The marginal cost components are added up in the bottom staircase. Marginal cost is the combined height of the boxes representing the marginal costs of generation, transmission, distribution and greenhouse gas emissions that are associated with producing an additional unit of electricity. This is labeled here as the private marginal cost (PMC). Adding the unpriced portion of pollution damages resulting from electricity yields the social marginal cost (SMC). The other boxes represent additional system costs that do not scale with usage. These are all costs that are being recovered through high volumetric prices for standard rate customers, but they represent fixed costs that range from regular maintenance to wildfire mitigation to cross-subsidies for CARE customers and rooftop solar.
A few findings are apparent from the figure. First, the additional system costs are spread across several factors that, taken together, drive the high cost. In particular, costs associated with generation and distribution comprise a significant share of the cost recovery gap.
Second, as more and more households adopt behind-themeter (BTM) solar photovoltaic (PV) panels, cost recovery is disproportionately shifted onto the bills of solar non-adopters. In 2019, the report authors estimate that behind the meter residential solar production supplied more than 15 percent of the residential electricity consumption across the PG&E, SCE, and SDG&E service territories. The fixed costs recovered via high volumetric electricity prices are shifted— not avoided—when a residential customer installs rooftop solar. In other words, as residential solar adoption increases, system costs are being recovered from a shrinking base.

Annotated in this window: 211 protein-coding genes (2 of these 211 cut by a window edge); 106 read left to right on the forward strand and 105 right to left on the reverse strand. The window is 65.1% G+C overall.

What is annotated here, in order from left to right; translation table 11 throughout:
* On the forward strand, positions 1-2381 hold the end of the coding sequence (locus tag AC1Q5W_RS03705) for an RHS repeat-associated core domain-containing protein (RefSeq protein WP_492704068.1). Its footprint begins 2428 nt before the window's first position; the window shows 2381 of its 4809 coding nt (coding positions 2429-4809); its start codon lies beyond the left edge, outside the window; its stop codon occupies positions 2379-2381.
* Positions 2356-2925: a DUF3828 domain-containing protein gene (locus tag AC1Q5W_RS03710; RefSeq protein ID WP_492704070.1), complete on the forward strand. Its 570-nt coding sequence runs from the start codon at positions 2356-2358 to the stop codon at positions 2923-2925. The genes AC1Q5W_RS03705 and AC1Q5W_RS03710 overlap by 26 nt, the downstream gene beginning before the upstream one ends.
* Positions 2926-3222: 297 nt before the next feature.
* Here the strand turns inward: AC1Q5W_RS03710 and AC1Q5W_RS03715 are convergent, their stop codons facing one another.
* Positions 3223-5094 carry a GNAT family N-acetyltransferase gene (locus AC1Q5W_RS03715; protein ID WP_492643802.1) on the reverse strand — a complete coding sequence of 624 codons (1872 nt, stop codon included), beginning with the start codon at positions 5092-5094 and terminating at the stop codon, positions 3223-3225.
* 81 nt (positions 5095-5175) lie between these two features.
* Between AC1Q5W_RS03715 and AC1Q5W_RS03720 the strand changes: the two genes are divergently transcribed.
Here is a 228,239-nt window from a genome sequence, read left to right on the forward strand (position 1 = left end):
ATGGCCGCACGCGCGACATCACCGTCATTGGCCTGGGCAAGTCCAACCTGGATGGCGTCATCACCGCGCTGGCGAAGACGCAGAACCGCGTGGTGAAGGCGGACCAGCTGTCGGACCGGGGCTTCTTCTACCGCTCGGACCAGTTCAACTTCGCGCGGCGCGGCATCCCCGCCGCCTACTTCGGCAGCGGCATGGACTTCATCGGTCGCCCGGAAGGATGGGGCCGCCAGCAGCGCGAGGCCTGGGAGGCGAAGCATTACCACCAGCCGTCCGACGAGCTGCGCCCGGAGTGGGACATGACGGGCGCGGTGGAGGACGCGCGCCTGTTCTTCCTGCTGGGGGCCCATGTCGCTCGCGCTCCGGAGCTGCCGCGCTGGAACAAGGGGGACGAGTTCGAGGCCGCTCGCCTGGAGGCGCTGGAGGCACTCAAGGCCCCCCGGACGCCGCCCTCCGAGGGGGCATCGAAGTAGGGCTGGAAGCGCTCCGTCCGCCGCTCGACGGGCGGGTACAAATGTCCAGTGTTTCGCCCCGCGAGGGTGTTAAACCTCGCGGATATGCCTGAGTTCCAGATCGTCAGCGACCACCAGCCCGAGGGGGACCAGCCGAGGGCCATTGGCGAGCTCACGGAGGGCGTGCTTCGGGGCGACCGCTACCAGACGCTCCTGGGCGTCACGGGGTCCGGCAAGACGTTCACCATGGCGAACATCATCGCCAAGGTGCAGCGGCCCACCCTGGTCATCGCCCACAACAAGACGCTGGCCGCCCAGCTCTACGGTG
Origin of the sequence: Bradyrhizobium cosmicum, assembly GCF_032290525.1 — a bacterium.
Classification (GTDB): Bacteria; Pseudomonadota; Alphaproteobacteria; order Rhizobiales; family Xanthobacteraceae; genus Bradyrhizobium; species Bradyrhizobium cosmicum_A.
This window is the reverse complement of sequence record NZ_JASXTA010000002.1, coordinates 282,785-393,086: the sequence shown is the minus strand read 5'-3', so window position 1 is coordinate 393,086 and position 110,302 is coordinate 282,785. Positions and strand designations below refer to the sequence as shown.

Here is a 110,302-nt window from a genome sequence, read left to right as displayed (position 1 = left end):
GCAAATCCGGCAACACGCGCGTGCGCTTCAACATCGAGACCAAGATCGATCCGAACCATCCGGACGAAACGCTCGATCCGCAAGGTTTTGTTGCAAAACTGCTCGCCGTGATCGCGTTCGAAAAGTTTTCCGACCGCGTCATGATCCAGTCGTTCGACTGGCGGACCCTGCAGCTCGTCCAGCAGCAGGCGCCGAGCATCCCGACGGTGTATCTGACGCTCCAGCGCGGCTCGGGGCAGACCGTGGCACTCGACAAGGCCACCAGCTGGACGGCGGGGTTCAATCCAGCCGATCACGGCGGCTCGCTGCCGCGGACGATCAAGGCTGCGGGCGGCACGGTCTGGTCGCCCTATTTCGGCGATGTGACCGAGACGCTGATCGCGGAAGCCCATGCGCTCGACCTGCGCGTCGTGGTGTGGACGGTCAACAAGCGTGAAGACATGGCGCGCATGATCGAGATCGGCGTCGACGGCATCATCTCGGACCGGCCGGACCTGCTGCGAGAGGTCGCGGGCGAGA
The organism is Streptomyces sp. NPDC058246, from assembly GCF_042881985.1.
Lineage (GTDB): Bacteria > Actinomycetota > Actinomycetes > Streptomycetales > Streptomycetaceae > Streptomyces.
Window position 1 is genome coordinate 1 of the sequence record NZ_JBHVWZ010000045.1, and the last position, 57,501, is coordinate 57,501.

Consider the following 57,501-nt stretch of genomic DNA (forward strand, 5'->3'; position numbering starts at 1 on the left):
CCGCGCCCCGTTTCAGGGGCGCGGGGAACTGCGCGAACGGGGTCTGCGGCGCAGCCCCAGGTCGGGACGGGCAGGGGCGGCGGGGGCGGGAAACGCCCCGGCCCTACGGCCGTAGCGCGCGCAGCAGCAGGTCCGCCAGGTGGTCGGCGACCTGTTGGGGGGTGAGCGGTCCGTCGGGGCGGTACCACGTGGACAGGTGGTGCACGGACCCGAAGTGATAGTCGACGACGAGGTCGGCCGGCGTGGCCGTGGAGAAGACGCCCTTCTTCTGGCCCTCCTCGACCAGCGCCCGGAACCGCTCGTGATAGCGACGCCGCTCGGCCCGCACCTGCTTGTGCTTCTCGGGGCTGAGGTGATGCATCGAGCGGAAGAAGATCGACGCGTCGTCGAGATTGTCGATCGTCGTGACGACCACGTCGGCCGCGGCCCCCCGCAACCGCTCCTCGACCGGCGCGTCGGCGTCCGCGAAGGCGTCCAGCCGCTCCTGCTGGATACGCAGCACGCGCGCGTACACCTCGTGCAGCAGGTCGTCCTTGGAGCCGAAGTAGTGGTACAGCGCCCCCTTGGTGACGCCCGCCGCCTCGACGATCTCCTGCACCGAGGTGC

An additional finding of the report’s cost component analysis is that there is great need for a more transparent accounting of wildfire mitigation costs that could inform public debate. Despite going to considerable lengths in an attempt to delineate wildfire-related expenditures by separating them from other costs with publicly available data, it was not possible for the report authors to get clear numbers. In Figure ES-2-a-c, these costs are embedded primarily in transmission, distribution and other fixed costs. Wildfire mitigation costs are likely to be a major driver of price increases in the near future. Wildfire mitigation is a statewide priority that delivers benefits to households throughout all utility territories, regardless of the quantity of electricity they consume, suggesting that perhaps some associated costs should be borne by the state at large. Transparent and consistent data about associated costs is essential to inform decision-making about how to pay for wildfire mitigation.
Improving Equitable Pricing of Electricity